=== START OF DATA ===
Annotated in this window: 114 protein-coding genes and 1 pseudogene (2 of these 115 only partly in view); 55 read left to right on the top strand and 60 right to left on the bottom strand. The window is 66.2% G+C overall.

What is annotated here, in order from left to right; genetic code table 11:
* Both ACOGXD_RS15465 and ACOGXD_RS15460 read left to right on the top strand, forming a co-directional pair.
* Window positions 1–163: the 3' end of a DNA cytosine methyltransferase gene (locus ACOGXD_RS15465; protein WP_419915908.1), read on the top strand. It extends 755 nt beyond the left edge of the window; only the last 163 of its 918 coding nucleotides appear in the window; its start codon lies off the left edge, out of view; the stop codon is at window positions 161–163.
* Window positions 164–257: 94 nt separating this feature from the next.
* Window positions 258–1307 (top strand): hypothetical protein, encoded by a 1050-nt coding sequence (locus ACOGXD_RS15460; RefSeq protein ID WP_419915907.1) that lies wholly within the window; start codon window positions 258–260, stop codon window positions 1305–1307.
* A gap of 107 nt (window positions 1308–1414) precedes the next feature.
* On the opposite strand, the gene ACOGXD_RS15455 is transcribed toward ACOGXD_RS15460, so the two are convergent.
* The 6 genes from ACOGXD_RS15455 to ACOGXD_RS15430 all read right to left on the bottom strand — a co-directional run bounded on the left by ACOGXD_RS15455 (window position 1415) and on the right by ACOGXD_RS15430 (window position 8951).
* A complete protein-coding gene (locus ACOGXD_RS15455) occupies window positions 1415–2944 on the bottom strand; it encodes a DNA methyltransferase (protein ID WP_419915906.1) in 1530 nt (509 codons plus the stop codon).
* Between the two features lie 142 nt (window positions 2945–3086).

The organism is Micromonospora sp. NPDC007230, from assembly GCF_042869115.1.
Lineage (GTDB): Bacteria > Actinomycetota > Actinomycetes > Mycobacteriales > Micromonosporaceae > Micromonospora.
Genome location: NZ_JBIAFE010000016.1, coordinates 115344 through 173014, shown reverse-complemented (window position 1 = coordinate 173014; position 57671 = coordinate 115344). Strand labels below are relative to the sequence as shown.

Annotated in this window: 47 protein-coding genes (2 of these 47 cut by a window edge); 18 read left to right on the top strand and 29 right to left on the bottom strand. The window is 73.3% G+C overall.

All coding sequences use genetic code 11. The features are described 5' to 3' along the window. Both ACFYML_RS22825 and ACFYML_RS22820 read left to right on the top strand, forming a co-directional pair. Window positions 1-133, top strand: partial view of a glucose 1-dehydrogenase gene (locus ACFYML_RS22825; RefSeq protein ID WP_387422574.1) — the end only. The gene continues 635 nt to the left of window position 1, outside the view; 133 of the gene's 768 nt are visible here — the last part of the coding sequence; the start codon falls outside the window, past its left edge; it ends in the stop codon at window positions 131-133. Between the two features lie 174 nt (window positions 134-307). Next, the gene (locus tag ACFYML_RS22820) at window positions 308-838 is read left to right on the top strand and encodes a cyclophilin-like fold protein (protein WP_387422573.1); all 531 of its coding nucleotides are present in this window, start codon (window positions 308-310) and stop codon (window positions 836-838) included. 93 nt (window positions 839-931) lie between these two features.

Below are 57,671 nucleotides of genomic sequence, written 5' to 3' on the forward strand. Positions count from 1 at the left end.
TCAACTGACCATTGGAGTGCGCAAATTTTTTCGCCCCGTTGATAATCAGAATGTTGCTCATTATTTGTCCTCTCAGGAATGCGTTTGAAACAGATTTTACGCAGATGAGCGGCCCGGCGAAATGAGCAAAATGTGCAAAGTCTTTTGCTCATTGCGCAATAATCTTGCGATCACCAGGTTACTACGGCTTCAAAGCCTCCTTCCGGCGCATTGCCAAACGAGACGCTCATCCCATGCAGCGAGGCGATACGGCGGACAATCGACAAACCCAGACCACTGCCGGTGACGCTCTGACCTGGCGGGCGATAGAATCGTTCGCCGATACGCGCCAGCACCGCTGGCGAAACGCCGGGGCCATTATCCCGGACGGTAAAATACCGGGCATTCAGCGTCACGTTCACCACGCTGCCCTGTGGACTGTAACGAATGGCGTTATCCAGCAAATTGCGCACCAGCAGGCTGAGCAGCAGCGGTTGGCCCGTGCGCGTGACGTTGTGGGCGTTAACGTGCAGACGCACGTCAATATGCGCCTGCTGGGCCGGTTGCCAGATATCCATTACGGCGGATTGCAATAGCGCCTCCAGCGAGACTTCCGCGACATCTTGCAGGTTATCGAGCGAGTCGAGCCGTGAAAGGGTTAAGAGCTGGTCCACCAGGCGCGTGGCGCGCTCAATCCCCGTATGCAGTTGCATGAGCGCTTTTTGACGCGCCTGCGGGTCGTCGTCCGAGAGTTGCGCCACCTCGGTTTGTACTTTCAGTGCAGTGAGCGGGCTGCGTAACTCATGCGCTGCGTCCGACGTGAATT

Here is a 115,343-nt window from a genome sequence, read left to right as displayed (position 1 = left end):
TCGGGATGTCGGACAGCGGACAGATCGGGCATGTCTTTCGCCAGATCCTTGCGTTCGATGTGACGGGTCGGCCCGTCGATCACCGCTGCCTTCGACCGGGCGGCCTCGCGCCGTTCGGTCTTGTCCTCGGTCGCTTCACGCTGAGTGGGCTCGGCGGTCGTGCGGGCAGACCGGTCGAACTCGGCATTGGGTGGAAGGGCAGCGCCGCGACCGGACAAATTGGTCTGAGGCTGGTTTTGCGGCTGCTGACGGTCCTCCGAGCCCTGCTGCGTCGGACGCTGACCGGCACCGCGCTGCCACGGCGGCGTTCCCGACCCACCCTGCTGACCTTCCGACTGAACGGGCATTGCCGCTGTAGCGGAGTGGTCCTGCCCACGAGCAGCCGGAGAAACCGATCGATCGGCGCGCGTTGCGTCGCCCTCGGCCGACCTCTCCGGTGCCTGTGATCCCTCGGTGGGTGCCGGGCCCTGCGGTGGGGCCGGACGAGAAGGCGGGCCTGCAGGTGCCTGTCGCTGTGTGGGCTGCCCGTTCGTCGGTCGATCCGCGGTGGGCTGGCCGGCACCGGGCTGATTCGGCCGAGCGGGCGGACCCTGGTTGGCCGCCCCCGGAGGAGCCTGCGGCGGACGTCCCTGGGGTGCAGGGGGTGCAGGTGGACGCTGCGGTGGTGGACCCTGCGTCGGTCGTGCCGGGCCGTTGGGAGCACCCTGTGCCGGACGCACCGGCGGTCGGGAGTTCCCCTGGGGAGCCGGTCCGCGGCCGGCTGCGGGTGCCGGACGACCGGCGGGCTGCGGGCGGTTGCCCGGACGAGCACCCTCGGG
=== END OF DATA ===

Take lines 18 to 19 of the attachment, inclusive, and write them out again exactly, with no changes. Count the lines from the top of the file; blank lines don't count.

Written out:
TCAACTGACCATTGGAGTGCGCAAATTTTTTCGCCCCGTTGATAATCAGAATGTTGCTCATTATTTGTCCTCTCAGGAATGCGTTTGAAACAGATTTTACGCAGATGAGCGGCCCGGCGAAATGAGCAAAATGTGCAAAGTCTTTTGCTCATTGCGCAATAATCTTGCGATCACCAGGTTACTACGGCTTCAAAGCCTCCTTCCGGCGCATTGCCAAACGAGACGCTCATCCCATGCAGCGAGGCGATACGGCGGACAATCGACAAACCCAGACCACTGCCGGTGACGCTCTGACCTGGCGGGCGATAGAATCGTTCGCCGATACGCGCCAGCACCGCTGGCGAAACGCCGGGGCCATTATCCCGGACGGTAAAATACCGGGCATTCAGCGTCACGTTCACCACGCTGCCCTGTGGACTGTAACGAATGGCGTTATCCAGCAAATTGCGCACCAGCAGGCTGAGCAGCAGCGGTTGGCCCGTGCGCGTGACGTTGTGGGCGTTAACGTGCAGACGCACGTCAATATGCGCCTGCTGGGCCGGTTGCCAGATATCCATTACGGCGGATTGCAATAGCGCCTCCAGCGAGACTTCCGCGACATCTTGCAGGTTATCGAGCGAGTCGAGCCGTGAAAGGGTTAAGAGCTGGTCCACCAGGCGCGTGGCGCGCTCAATCCCCGTATGCAGTTGCATGAGCGCTTTTTGACGCGCCTGCGGGTCGTCGTCCGAGAGTTGCGCCACCTCGGTTTGTACTTTCAGTGCAGTGAGCGGGCTGCGTAACTCATGCGCTGCGTCCGACGTGAATT

Here is a 115,343-nt window from a genome sequence, read left to right as displayed (position 1 = left end):